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Daniel Harvey Hill (1821-1889)

A graduate of West Point, Daniel Harvey Hill founded the North Carolina Military Institute on the West Point model. Image courtesy of the North Carolina Office of Archives and History, Raleigh, NC.

A graduate of West Point, Daniel Harvey Hill founded the North Carolina Military Institute on the West Point model. Image courtesy of the North Carolina Office of Archives and History, Raleigh, NC.


Born July 12, 1821 in York District, South Carolina, Daniel Harvey Hill was Confederate States army officer and educator.  Described as deeply religious and intellectual, Hill is most remembered for displaying an intense sense of honor, on and off the battlefield.  Hill served as a mathematics professor, founded a military institute, and was president of colleges in Arkansas and Georgia.

After graduating West Point in 1842, Hill served in the Mexican-American War.  He earned promotions for bravery and valor and eventually reached the rank of major. After the war, Hill served as a mathematics professor at Washington College (now Washington and Lee University).  Later, he joined the faculty at Davidson College in North Carolina.  Seeing a need for a “Southern West Point,” Hill founded the North Carolina Military Institute in Charlotte, North Carolina.  The school based its academic and disciplinary structures on the West Point model; however, the start of the Civil War necessitated the faculty and pupils to take up arms.

Joining the Confederate ranks as a colonel, Hill was promoted to lieutenant general following the battle of Big Bethel. Hill received a promotion to major general, and commanded a division under Lee.  He was demoted following the battle of Chickamauga, however.  He served in numerous battles: South Mountain, Antietam, Fredericksburg, Seven-Days, Seven Pines, Petersburg, Cold Harbor, Chickamauga, Bentonville and others.

Hill was an outspoken critic of Confederate general Robert E. Lee and Braxton Bragg, which eventually resulted in his expulsion from the Army of Northern Virginia.  Nonetheless, Hill had an excellent reputation on the battlefield.  James Wylie Ratchford, a South Carolinian on Hill’s staff, wrote that Stonewall Jackson, “repeatedly declared in my hearing that there was not. . . another man in the Southern army superior in his military genius than D.H. Hill.”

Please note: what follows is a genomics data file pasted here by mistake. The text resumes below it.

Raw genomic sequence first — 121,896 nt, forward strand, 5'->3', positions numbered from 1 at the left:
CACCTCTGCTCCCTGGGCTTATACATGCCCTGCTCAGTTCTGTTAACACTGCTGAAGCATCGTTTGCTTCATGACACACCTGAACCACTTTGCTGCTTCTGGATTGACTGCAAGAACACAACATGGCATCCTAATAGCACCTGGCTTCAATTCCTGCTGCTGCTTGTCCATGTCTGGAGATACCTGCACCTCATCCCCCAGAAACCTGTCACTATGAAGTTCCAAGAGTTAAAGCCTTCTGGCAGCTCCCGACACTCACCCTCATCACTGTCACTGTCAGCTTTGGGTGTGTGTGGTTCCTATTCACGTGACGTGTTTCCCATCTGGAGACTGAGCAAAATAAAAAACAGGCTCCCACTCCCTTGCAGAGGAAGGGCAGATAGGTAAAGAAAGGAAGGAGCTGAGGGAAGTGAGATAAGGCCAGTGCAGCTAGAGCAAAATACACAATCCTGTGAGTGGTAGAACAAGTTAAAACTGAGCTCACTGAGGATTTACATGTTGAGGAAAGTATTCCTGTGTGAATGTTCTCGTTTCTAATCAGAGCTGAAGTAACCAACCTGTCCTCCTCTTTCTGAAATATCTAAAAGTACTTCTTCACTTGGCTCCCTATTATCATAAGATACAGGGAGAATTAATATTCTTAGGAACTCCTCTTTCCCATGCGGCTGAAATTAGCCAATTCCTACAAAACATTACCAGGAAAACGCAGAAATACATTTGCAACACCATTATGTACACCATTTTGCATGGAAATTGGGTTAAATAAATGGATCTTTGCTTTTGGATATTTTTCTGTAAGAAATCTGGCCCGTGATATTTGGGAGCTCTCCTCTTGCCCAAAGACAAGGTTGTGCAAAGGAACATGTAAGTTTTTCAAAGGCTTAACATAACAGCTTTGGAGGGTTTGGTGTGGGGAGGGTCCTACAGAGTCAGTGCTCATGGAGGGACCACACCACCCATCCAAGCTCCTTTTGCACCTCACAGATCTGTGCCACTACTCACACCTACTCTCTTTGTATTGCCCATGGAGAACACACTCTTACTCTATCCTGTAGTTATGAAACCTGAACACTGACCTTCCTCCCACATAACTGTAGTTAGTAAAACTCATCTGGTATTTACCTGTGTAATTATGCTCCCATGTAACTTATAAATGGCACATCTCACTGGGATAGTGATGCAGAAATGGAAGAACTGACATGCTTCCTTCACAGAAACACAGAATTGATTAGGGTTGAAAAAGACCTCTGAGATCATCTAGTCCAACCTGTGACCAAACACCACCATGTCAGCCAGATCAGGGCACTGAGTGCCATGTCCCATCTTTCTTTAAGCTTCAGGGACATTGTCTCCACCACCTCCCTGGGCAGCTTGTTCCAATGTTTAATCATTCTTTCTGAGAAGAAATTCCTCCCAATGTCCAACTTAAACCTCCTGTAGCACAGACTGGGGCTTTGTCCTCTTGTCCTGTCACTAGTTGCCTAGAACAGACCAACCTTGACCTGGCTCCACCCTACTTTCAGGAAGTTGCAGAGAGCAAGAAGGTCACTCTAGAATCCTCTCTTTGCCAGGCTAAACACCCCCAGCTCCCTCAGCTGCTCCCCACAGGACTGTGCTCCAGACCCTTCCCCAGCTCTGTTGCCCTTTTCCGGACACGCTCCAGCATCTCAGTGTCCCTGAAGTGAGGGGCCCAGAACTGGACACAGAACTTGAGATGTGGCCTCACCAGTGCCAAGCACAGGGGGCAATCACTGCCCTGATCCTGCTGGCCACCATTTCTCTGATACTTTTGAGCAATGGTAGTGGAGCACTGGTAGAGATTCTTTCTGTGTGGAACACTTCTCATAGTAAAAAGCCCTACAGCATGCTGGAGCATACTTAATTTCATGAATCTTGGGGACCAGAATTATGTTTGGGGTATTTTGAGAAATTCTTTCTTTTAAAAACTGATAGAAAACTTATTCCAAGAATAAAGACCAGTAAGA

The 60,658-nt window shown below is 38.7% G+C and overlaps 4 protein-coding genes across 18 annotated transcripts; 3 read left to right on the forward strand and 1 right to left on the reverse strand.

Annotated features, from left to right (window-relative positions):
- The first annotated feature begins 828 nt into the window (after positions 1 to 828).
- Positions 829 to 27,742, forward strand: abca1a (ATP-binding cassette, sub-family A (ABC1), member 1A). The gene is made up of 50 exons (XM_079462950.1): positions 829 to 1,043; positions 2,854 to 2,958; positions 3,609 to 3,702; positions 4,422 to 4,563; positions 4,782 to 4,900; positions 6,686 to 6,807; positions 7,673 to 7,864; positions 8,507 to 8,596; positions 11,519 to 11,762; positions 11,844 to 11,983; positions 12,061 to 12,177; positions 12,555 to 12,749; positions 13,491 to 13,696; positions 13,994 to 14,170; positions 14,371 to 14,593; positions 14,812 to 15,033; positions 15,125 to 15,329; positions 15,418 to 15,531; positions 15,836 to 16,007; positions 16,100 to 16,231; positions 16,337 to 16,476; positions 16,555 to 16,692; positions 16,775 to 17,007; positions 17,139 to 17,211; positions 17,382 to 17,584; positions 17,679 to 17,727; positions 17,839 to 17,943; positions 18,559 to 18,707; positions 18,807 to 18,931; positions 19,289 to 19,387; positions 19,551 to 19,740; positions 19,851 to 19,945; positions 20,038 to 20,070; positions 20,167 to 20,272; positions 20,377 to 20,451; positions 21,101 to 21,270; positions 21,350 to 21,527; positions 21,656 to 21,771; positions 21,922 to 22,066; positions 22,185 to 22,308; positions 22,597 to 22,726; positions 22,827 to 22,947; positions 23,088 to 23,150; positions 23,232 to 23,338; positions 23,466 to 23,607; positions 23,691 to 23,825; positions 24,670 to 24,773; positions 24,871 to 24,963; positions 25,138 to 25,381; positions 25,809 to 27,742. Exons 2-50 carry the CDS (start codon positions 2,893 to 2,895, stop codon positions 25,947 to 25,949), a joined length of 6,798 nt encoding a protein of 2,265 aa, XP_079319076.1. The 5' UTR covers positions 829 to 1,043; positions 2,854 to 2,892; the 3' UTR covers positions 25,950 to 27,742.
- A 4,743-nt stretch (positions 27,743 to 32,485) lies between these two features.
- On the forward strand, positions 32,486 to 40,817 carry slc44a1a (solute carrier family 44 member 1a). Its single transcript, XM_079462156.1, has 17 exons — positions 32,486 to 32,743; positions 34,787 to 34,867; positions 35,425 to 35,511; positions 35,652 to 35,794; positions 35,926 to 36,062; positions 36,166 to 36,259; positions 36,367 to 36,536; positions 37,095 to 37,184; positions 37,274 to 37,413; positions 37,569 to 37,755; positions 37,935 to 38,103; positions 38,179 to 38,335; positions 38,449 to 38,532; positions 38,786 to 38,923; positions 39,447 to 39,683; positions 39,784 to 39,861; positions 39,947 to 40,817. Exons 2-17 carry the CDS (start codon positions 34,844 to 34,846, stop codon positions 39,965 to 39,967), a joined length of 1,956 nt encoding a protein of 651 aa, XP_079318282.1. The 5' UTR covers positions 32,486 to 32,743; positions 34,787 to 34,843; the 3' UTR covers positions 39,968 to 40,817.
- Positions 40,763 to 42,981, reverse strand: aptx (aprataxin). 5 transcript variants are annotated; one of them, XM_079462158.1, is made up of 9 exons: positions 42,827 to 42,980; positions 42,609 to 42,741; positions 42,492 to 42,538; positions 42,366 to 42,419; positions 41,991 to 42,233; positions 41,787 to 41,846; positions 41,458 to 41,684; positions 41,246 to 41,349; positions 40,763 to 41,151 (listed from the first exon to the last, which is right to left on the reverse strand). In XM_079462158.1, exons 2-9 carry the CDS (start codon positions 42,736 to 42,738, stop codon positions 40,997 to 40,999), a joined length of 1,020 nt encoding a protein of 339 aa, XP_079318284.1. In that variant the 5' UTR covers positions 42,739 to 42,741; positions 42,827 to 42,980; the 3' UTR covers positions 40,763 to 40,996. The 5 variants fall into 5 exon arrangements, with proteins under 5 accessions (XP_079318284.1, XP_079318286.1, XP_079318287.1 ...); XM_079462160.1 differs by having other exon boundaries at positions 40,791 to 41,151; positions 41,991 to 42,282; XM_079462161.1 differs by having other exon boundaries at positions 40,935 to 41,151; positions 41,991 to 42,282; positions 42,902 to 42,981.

Following the war, Hill sought to document Southern history by establishing two literary publications: The Land We Love and My Southern Home.  He was elected to serve as the University of Arkansas’s president and later held the same position at the Military and Agricultural College of Milledgeville, Georgia.

Hill died on September 24, 1889 in Charlotte, North Carolina and is buried at Davidson College


Sources:

John G. Barrett, The Civil War in North Carolina, (Chapel Hill: 1963); Hal Bridges, Lee’s Maverick General: Daniel Harvey Hill (New York: 1961); Library of Virginia, “General D.H. Hill Papers”  (http://www.lva.virginia.gov/WHATWEHAVE/bio/DH.html).


See Also:

Related Categories: Civil War
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Related Commentary: Toward an Inclusive History of the Civil War: Society and the Home Front, Edward Bonekemper on the Cowardice of General McClellan, Freedmen’s Bank Served Blacks in Post-Civil War Economy
Related Lesson Plans: Discussion of the Lunsford Lane Narrative
Timeline: 1836-1865 , 1866-1915
Region: Statewide

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